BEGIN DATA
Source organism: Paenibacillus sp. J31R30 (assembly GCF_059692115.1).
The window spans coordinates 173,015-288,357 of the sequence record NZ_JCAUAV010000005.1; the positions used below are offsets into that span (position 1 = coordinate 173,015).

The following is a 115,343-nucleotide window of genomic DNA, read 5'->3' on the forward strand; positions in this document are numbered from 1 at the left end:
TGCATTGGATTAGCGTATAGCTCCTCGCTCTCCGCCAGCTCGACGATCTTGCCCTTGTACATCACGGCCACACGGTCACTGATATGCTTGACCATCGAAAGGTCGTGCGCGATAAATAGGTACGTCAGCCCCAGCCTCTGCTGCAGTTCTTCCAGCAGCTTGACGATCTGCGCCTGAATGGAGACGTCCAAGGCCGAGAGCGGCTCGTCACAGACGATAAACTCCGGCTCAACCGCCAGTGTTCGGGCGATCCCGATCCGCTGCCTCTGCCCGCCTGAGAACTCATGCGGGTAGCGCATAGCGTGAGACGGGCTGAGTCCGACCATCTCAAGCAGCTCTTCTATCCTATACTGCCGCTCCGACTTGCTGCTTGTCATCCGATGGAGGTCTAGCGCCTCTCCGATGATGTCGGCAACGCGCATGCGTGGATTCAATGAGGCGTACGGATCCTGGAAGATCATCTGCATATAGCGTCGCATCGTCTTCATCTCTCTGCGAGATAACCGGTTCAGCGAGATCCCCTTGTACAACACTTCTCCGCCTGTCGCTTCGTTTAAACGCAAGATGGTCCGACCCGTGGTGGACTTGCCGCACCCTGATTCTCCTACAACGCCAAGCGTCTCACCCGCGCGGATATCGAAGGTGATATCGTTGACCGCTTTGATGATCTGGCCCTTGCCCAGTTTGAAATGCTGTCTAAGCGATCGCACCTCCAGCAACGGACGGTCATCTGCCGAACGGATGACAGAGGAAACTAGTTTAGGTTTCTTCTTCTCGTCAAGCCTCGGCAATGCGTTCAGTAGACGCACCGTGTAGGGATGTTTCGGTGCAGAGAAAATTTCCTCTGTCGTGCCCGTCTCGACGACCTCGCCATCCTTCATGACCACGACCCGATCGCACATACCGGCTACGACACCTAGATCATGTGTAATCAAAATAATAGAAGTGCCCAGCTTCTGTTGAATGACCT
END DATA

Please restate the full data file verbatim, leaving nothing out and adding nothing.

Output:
Source organism: Paenibacillus sp. J31R30 (assembly GCF_059692115.1).
The window spans coordinates 173,015-288,357 of the sequence record NZ_JCAUAV010000005.1; the positions used below are offsets into that span (position 1 = coordinate 173,015).

The following is a 115,343-nucleotide window of genomic DNA, read 5'->3' on the forward strand; positions in this document are numbered from 1 at the left end:
TGCATTGGATTAGCGTATAGCTCCTCGCTCTCCGCCAGCTCGACGATCTTGCCCTTGTACATCACGGCCACACGGTCACTGATATGCTTGACCATCGAAAGGTCGTGCGCGATAAATAGGTACGTCAGCCCCAGCCTCTGCTGCAGTTCTTCCAGCAGCTTGACGATCTGCGCCTGAATGGAGACGTCCAAGGCCGAGAGCGGCTCGTCACAGACGATAAACTCCGGCTCAACCGCCAGTGTTCGGGCGATCCCGATCCGCTGCCTCTGCCCGCCTGAGAACTCATGCGGGTAGCGCATAGCGTGAGACGGGCTGAGTCCGACCATCTCAAGCAGCTCTTCTATCCTATACTGCCGCTCCGACTTGCTGCTTGTCATCCGATGGAGGTCTAGCGCCTCTCCGATGATGTCGGCAACGCGCATGCGTGGATTCAATGAGGCGTACGGATCCTGGAAGATCATCTGCATATAGCGTCGCATCGTCTTCATCTCTCTGCGAGATAACCGGTTCAGCGAGATCCCCTTGTACAACACTTCTCCGCCTGTCGCTTCGTTTAAACGCAAGATGGTCCGACCCGTGGTGGACTTGCCGCACCCTGATTCTCCTACAACGCCAAGCGTCTCACCCGCGCGGATATCGAAGGTGATATCGTTGACCGCTTTGATGATCTGGCCCTTGCCCAGTTTGAAATGCTGTCTAAGCGATCGCACCTCCAGCAACGGACGGTCATCTGCCGAACGGATGACAGAGGAAACTAGTTTAGGTTTCTTCTTCTCGTCAAGCCTCGGCAATGCGTTCAGTAGACGCACCGTGTAGGGATGTTTCGGTGCAGAGAAAATTTCCTCTGTCGTGCCCGTCTCGACGACCTCGCCATCCTTCATGACCACGACCCGATCGCACATACCGGCTACGACACCTAGATCATGTGTAATCAAAATAATAGAAGTGCCCAGCTTCTGTTGAATGACCT